Amal Graafstka expresses the same sentiment as Motoko — the need to be more than what we already are and the power to physically shape and alter our appearance and abilities. Graaftska is willing to spend his lifetime and cash to make it possible. Early adopters like Graafstka will shape the applications and directions of this technology.
For one person to have that much potential to influence a generation of people, from his garage, is a scary thought.
As we continue to isolate ourselves from communities and become increasingly fixated on our technology, the more we play into hands of the connected corporate system. Technological advancements no longer come out of publicly funded research, which theoretically benefits everybody. We have to trust the new and cutting edge technology being developed by privately funded innovators — entities that do not exist for the benefit of the public.
“Memories” is a 3-part series that features stunning art and captivating story lines.
The first story is called “Magnetic Rose.” In the year 2092, space junkers answer an S.O.S call from an abandoned private space station that eventually leads to their doom.
While in real life, humanity has not reached the point of space junking, Seattle is heavily involved with the private development of space stations, satellites and spacecraft.
In November, the Museum of Flight celebrated “The New Space Age,” a one-day conference that cemented Seattle as one of the centers for the race to own space. Eric Stallmer, the president of Commercial Spaceflight Federation, which represents corporate interests, told Geekwire that Seattle was one of the four major space hubs in the country.
The second story, “Stink Bomb,” is about a sick employee who works at a biochemical lab where he took the wrong sample “medicine.” The medicine he took was supposed to be a counter measure to a chemical weapon’s attack, but it reacted badly with his flu shot and turned him into a walking biochemical weapon that destroyed large areas of Japan. The government tactics were ineffective in neutralizing the threat and they could not stop him with conventional means.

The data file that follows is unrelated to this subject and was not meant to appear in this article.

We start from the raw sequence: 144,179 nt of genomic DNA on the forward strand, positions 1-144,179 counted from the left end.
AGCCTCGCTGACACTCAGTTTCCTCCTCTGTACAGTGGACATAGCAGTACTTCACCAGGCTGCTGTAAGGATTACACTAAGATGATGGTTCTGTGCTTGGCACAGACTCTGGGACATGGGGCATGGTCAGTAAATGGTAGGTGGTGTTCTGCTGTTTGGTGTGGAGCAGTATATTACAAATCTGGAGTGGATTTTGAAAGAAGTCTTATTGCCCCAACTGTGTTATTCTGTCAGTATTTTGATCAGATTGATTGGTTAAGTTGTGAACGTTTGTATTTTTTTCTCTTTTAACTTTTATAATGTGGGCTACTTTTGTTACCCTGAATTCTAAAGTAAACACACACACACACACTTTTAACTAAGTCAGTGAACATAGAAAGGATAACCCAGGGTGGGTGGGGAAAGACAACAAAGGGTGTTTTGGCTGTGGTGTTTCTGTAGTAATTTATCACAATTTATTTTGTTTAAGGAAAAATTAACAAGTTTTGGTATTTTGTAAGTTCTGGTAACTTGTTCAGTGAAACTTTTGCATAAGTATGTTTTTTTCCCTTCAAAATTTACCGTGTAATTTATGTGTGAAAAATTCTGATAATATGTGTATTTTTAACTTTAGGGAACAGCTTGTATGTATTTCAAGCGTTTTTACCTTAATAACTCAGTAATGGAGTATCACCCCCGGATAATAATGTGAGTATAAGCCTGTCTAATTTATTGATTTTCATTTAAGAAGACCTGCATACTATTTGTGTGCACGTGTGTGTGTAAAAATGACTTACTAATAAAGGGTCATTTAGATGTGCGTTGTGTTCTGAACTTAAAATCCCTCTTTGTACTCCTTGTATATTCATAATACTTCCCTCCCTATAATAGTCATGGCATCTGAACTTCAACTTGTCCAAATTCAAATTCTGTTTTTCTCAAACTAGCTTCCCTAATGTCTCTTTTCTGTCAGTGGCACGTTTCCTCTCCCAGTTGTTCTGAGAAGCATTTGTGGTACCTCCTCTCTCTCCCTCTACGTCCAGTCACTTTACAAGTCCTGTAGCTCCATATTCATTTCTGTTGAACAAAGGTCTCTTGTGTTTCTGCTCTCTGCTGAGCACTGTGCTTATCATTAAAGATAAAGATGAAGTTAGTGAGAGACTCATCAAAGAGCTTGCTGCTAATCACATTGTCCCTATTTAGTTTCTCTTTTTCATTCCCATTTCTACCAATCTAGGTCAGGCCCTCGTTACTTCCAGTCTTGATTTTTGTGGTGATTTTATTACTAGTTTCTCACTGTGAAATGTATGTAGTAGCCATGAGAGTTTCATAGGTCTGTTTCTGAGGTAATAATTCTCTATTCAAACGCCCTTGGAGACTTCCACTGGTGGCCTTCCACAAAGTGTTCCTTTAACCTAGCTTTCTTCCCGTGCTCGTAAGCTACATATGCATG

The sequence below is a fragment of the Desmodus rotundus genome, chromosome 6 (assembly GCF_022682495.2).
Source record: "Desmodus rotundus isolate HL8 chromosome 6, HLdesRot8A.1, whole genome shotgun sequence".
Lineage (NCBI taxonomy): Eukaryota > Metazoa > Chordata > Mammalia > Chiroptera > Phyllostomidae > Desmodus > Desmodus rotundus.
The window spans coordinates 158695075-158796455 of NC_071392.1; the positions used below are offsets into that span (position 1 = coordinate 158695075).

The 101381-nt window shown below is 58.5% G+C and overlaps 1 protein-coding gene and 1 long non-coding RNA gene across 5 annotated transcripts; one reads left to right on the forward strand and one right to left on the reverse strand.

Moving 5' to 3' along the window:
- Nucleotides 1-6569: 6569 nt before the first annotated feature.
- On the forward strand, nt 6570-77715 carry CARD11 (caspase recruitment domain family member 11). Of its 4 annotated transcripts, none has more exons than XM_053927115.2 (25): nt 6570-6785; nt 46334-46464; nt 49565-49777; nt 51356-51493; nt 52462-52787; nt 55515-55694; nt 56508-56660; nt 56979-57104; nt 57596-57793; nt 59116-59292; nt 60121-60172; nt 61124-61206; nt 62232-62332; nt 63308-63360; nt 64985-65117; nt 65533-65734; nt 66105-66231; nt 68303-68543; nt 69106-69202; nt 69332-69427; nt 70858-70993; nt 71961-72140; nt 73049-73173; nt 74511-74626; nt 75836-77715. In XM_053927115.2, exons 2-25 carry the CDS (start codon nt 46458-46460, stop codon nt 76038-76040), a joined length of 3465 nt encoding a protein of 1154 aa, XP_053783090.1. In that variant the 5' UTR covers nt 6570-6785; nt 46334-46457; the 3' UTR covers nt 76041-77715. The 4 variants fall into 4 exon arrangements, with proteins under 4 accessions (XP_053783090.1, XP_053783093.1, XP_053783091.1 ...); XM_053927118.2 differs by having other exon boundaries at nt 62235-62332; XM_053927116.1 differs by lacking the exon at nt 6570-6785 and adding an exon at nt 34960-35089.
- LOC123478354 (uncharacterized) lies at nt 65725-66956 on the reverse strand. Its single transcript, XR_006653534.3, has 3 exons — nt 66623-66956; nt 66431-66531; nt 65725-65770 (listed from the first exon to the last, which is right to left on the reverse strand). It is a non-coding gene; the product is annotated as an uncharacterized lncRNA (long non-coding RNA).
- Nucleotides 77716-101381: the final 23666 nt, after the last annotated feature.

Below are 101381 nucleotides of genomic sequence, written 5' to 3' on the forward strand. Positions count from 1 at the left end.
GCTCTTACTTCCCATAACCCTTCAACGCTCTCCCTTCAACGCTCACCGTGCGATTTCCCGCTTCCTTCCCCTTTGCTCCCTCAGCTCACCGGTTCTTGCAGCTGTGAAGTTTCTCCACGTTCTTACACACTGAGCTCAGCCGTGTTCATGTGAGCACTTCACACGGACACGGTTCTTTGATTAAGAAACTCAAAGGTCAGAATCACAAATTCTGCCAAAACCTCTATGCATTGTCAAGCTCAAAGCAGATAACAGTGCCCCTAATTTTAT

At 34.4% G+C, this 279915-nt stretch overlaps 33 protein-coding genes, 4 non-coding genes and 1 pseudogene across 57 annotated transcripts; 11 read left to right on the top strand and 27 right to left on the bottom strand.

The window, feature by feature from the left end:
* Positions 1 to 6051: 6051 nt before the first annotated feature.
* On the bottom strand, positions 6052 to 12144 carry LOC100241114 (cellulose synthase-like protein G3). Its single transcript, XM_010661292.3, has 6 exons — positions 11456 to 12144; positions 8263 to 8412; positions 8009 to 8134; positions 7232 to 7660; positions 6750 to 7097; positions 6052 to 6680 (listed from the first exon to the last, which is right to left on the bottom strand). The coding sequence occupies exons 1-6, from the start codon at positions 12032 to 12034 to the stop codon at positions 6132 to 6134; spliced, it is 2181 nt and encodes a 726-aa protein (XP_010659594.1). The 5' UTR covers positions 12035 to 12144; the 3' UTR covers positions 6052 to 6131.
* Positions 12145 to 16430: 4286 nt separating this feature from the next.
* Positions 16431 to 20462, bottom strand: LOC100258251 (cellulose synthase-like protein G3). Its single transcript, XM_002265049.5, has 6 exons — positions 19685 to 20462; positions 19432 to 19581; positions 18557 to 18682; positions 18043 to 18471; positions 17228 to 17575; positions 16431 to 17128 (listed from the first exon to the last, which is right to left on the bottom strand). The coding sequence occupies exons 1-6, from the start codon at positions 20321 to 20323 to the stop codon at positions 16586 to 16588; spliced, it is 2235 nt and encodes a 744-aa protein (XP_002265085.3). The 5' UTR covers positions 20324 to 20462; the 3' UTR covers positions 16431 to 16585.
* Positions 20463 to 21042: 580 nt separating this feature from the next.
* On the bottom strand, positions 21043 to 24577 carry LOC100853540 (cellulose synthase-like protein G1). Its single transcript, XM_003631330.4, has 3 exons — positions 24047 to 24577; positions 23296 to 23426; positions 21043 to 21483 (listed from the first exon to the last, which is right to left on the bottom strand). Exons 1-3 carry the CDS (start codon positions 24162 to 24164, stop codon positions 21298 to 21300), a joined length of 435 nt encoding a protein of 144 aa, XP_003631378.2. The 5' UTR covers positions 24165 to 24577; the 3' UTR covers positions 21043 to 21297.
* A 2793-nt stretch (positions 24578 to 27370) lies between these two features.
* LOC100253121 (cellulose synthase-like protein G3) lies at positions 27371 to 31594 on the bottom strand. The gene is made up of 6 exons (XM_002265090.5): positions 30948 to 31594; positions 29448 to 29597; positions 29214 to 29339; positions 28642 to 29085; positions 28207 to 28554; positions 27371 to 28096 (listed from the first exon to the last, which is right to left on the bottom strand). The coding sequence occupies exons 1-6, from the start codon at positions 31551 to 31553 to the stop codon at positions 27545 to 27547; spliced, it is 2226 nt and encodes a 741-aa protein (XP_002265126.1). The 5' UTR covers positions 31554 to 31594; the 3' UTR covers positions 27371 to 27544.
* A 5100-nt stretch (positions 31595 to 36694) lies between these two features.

In “Stink Bomb,” the United States was depicted as willing to sacrifice the entire country of Japan in order to preserve their investment and capture the man who became the biochemical weapon. There’s a similar hidden danger located just 20 miles west of Seattle.
The Naval base in Kitsap holds the largest nuclear weapon cache in all of the world, and is only 20 miles west from the city. The explosive capacities of that base is 14,000 times as powerful as the bomb that was dropped on Hiroshima, according to Crosscut.
When asked about the proximity of the weapon cache being so close to Seattle, the spokesperson for Washington’s Military Alliance, Kristine Reeves told the news organization, “We’re not necessarily interested in whether nuclear weapons are good or bad. What we are interested in is furthering the great partnership with the U.S. Navy from a public-private perspective, economic perspective and environmental.”
The last segment, ”Cannon Fodder,” depicts a future where the state is in a continuous war that galvanizes the country. Every aspect of society is regulated and uniform — from every day soldier attire to the emotions that people express. It is unknown whether the enemy even exists!
It is what happens when a society rules on the notions of the fear, to the point where people cannot even trust their neighbors unless they’re the exact same.
We see parallels in Seattle. South Seattle communities already have been marginalized by gentrification because of rent increases that are forcing them away from their historic neighborhoods. With gentrification has come increased police presence.
Communities of color have become wary of this increase in police presence in their neighborhoods, especially in light of the extra-judicial killings of pregnant mother Charleena Lyles and student Tommy Le.
Change and growth are often at the expense of people and communities of color. We are expendable because we are not part of the uniform society that the people in power desire.
The stories of “Akira,” “Ghost in The Shell” and “Memories” forewarn us of what’s to come if we don’t change our path today. Allowing corporations continue to push their influence on governments in the name of a better market has led to authoritarian policies. These policies govern us, our bodies and the way our minds think and those in power will destroy anything that may pose a threat to their interests. The dystopian future depicted in these science fiction worlds is one where corporate entities completely take over our lives, which already has become a reality for us.
But it’s not all bad. We still have the strength to galvanize ourselves and fight for our own interests. We may have to take steps such as creating public resources like public broadband to combat the end of net neutrality to ensure livability for everyone in our communities.
The future can still be the beacon of light that we imagined as kids, says LeiLani Nishime, an associate professor of communications at the University of Washington.
“My hope is that the future is much more equitable,” Nishime said. “Maybe technology can help us with that. That we figure how to clean our environment and work together more mutually.”